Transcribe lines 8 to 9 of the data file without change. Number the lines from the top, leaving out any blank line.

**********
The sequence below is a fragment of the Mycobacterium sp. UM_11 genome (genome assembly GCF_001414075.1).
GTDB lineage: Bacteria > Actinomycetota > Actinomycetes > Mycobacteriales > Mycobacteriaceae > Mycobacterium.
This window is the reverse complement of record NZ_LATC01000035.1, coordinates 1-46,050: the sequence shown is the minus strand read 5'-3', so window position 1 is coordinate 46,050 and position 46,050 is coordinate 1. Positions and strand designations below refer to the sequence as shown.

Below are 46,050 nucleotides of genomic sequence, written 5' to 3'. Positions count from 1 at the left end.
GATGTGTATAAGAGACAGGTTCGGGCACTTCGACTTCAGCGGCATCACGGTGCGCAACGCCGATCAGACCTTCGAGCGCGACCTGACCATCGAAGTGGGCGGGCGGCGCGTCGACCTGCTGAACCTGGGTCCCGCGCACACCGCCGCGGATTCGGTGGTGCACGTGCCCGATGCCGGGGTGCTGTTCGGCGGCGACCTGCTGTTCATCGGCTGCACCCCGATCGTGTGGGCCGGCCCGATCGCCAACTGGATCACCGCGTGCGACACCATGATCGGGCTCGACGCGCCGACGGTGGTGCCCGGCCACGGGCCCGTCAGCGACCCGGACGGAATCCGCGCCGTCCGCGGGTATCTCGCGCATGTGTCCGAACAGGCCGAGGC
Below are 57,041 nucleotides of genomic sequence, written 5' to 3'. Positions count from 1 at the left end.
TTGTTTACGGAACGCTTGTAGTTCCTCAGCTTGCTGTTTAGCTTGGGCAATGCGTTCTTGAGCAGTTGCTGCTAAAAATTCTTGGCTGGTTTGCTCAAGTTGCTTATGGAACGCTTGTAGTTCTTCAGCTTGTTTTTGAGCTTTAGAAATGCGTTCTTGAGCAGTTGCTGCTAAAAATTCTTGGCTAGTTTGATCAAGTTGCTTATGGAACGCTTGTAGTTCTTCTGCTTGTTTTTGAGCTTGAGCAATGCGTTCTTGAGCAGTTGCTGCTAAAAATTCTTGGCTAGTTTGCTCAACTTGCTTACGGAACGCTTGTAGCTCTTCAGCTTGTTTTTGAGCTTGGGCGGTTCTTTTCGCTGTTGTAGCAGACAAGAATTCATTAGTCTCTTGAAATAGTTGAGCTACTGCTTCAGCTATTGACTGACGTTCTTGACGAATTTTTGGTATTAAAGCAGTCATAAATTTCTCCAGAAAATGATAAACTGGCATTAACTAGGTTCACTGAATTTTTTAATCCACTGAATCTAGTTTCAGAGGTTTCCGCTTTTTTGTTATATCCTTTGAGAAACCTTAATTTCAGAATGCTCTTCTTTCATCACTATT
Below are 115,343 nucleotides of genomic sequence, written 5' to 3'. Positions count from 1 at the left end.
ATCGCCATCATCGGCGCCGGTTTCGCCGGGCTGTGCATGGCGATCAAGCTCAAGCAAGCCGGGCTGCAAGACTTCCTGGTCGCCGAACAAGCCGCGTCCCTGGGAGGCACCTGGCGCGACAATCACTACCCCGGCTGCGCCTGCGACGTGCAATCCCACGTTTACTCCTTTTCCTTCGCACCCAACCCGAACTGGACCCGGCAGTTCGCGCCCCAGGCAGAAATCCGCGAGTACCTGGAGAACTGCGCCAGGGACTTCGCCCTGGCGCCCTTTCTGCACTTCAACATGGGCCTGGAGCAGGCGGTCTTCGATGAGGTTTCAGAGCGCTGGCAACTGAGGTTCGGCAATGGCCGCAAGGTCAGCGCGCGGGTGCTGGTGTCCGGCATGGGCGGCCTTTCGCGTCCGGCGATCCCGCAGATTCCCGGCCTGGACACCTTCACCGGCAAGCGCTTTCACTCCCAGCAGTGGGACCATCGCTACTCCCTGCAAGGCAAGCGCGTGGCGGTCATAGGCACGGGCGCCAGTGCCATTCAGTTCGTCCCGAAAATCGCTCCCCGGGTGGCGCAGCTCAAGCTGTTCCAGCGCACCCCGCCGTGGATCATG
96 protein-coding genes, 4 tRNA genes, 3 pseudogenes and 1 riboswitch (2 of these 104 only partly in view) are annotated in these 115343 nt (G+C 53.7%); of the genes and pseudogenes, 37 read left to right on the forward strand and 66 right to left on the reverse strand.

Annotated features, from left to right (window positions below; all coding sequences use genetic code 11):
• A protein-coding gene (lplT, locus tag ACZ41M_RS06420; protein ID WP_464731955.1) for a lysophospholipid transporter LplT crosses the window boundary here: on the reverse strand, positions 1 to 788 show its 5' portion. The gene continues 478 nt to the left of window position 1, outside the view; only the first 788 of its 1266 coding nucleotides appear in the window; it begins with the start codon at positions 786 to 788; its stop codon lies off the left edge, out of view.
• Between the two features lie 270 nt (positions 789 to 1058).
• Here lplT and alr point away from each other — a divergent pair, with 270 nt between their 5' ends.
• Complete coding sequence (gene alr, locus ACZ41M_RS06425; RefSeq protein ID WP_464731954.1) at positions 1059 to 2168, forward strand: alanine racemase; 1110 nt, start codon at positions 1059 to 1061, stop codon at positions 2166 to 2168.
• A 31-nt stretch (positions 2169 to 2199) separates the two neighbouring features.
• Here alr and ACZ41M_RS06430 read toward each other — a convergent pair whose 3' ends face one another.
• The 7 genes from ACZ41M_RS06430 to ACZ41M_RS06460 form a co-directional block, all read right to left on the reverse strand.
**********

Below are 115,343 nucleotides of genomic sequence, written 5' to 3'. Positions count from 1 at the left end.
ATCGCCATCATCGGCGCCGGTTTCGCCGGGCTGTGCATGGCGATCAAGCTCAAGCAAGCCGGGCTGCAAGACTTCCTGGTCGCCGAACAAGCCGCGTCCCTGGGAGGCACCTGGCGCGACAATCACTACCCCGGCTGCGCCTGCGACGTGCAATCCCACGTTTACTCCTTTTCCTTCGCACCCAACCCGAACTGGACCCGGCAGTTCGCGCCCCAGGCAGAAATCCGCGAGTACCTGGAGAACTGCGCCAGGGACTTCGCCCTGGCGCCCTTTCTGCACTTCAACATGGGCCTGGAGCAGGCGGTCTTCGATGAGGTTTCAGAGCGCTGGCAACTGAGGTTCGGCAATGGCCGCAAGGTCAGCGCGCGGGTGCTGGTGTCCGGCATGGGCGGCCTTTCGCGTCCGGCGATCCCGCAGATTCCCGGCCTGGACACCTTCACCGGCAAGCGCTTTCACTCCCAGCAGTGGGACCATCGCTACTCCCTGCAAGGCAAGCGCGTGGCGGTCATAGGCACGGGCGCCAGTGCCATTCAGTTCGTCCCGAAAATCGCTCCCCGGGTGGCGCAGCTCAAGCTGTTCCAGCGCACCCCGCCGTGGATCATG